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    Scientists revive dead heart

    Scientists revive dead heart - News - Scientists revive dead heart

    'Bioartificial' organ grown from new injected cells hailed by researchers as future hope for humans

    January 14, 2008
    Sheryl Ubelacker
    The Canadian Press

    Researchers have brought a dead animal heart back to life in the lab by repopulating it with healthy cells, a feat they believe may someday allow them to grow new hearts and other organs for people desperate for transplants.

    In a paper published online yesterday in Nature Medicine, researchers at the University of Minnesota describe the process of revitalizing the heart of a euthanized lab rat, which begins with washing out the interior cells to leave just the outer shell of the organ.

    The scientists then injected the empty sac with heart cells from newborn rats. Within days, the cells had multiplied to flesh out the heart, which began beating on its own.

    "We've taken organs from cadavers, removed all the cells, put cells back in and been able to reanimate what was previously a dead organ," said molecular biologist Doris Taylor, director of the Center for Cardiovascular Repair at the University of Minnesota.

    "What that means, we hope, is that one day if you need a new organ, we'll be able to take your cells, transplant them into this framework or scaffold and build you an organ that works for you," she said.

    "We're not there yet, but we hope this opens a new door."

    Taylor's team has created these "bioartificial" organs with hearts from dozens of rats and close to a dozen pigs, using a special detergent to destroy and clear out the dead cells, while leaving the outer structure intact.

    What surprised and delighted the researchers was what happened once they injected the baby rat cells into the empty sac of the heart.

    "The cells began to reorganize in the wall of that heart," she said. "The ones that were going to make blood vessels moved to the spot where the blood vessels had been and relined the blood vessels, and the ones that were going to make muscle lined up in the wall and started to make new muscle.

    "And what it says is a couple of things. It says that this scaffold has a lot more information than we thought and that the cells know how to respond to that in some way."

    Co-investigator Dr. Harald Ott, a former research associate at the Minnesota cardiovascular repair centre, who is now at Massachusetts General Hospital, said the research team used "nature's own building blocks to build a new organ.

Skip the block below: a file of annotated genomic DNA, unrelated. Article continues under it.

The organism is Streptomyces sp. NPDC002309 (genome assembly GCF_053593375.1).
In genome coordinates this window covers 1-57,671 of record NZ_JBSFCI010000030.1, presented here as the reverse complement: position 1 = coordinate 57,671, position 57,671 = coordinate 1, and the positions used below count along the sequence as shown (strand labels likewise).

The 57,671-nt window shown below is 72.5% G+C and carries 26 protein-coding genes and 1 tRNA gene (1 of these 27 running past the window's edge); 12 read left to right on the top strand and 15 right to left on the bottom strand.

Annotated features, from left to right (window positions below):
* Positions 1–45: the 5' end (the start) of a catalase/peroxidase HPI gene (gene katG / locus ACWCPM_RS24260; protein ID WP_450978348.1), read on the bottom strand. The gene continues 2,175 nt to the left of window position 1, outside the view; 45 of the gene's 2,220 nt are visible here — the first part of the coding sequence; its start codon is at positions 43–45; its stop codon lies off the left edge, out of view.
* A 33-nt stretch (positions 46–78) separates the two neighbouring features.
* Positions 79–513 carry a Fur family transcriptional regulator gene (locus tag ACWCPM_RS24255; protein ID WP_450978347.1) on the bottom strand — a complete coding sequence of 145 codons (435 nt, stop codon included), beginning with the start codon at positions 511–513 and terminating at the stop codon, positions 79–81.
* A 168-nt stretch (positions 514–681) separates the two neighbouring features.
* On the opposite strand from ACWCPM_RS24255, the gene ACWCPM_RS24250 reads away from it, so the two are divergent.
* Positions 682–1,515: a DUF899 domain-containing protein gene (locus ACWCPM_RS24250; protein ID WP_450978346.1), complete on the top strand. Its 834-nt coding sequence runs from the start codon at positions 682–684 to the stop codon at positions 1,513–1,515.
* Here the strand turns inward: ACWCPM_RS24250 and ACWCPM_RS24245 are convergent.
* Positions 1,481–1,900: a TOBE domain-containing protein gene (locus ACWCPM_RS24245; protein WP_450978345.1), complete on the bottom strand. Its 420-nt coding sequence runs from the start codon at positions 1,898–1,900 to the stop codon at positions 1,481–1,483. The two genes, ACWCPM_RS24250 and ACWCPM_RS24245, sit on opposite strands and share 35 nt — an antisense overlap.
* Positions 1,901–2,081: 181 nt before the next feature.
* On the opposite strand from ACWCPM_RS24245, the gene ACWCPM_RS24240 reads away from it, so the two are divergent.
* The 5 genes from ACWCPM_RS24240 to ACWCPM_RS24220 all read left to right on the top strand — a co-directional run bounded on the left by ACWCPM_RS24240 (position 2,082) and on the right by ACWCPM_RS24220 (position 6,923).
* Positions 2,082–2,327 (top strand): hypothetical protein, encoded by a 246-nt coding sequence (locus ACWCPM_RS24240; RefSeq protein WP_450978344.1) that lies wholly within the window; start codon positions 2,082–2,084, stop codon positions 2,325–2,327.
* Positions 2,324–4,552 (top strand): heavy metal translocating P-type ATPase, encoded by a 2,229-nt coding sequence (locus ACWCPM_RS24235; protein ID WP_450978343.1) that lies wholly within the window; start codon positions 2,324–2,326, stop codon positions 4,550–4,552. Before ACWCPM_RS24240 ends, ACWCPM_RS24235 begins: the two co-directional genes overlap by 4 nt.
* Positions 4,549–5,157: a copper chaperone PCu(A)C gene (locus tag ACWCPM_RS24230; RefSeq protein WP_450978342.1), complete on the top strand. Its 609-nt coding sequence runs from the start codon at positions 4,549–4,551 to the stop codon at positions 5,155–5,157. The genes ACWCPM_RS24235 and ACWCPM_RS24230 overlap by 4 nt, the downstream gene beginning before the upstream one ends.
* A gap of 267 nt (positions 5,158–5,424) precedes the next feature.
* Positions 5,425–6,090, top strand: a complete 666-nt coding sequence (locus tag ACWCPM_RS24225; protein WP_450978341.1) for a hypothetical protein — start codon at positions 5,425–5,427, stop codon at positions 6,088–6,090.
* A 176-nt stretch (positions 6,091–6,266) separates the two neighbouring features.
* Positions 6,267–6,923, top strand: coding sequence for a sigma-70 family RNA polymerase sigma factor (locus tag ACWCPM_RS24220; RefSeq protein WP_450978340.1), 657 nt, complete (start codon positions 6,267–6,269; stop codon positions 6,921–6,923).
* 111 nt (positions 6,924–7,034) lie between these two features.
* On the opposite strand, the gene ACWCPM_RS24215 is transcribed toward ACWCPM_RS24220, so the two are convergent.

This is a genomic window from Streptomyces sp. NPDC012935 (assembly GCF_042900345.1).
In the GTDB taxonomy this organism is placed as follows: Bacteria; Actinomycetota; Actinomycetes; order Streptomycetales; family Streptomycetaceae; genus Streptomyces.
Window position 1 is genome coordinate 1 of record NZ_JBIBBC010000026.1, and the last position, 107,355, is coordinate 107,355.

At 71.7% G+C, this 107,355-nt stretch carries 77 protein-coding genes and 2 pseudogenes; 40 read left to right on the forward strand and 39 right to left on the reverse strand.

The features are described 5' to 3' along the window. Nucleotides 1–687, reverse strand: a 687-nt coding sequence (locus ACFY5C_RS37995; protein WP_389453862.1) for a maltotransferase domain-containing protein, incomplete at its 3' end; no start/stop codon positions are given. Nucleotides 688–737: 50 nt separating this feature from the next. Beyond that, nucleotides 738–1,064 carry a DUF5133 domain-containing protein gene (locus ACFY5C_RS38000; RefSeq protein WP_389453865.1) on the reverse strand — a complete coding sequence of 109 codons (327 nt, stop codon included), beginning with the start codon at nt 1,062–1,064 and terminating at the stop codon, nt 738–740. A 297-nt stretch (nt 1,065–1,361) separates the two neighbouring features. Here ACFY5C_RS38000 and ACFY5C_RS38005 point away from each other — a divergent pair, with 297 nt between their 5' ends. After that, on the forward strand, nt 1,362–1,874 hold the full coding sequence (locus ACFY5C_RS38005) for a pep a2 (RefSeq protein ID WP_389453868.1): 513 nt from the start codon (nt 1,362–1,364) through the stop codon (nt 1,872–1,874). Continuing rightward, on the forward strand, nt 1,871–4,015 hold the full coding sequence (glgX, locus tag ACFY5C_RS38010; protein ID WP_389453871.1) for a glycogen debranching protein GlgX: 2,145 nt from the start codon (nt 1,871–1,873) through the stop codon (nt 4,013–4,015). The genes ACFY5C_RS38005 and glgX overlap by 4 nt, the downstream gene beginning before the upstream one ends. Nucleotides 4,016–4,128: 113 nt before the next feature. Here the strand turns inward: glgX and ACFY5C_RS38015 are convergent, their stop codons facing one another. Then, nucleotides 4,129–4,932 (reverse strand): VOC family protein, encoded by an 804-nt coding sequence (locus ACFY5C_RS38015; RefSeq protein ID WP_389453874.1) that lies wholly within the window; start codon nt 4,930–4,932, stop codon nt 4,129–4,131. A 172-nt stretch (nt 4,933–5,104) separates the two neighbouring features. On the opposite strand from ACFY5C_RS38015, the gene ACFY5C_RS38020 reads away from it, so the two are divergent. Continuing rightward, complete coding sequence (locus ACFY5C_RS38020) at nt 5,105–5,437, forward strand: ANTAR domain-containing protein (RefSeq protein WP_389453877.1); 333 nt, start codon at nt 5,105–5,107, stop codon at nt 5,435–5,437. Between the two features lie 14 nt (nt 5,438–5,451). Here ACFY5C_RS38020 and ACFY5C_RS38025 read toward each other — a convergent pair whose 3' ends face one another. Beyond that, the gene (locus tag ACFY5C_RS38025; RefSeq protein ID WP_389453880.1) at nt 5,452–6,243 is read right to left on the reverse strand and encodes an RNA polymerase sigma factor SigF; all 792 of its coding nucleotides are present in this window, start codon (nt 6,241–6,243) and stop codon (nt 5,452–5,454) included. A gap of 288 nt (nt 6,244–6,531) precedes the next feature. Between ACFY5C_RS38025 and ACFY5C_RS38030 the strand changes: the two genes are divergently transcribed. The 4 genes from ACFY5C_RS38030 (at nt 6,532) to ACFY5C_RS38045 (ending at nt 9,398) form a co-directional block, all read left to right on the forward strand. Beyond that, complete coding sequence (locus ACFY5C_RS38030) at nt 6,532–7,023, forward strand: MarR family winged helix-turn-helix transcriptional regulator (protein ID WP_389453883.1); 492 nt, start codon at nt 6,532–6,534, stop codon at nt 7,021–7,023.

"When we saw the first contractions, we were speechless."

    The researchers believe new hearts could be built for people waiting for a transplant, either using the shell of a human cadaver heart or pig heart injected with the person's own stem cells. Their hope is that those stem cells would also grow to replace the outer sac, thereby preventing rejection by the body.

    Taylor believes the process could be used to generate other organs – from the liver and lungs to the pancreas and kidneys.

    Dr. Peter Liu, a cardiologist and scientist at Toronto General Hospital's Peter Munk Cardiac Centre, hailed the research as a huge step toward solving the shortage of donor organs.

    But he said the heart is an easier organ to revitalize because its functions are simpler. The pancreas, for example, includes specialized insulin-producing cells, while the kidneys contain various cellular structures to filter waste from the body.

    "To have all those things work out beautifully with each other is a higher-level challenge," said Liu, who was not involved in the work.

    And Dr. Marc Ruel, director of cardiac surgery lab research at the Heart Institute at the University of Ottawa, called the work a "really important breakthrough."

    But he cautioned there are still many obstacles to overcome before the technique could be applied to humans.

    What's clear, Taylor said, is that thousands of people are dying each year while waiting for donor organs that are in short supply – and she doubts that growing whole new organs from scratch in the lab using a person's stem cells alone is feasible in the foreseeable future.

    Her team's ultimate goal would be to take a human cadaver or pig heart and infuse it with stem cells from the bone marrow, muscle or heart of a person with heart failure and "grow a heart that matched your body."

    She's aware that some people may be uncomfortable with the idea of using an organ from another species. But the donor organ shortage may leave no choice.

    "Clearly if a pig scaffold works, it would provide almost unlimited scaffolds for kidney, liver, heart, lung, pancreas, you name it."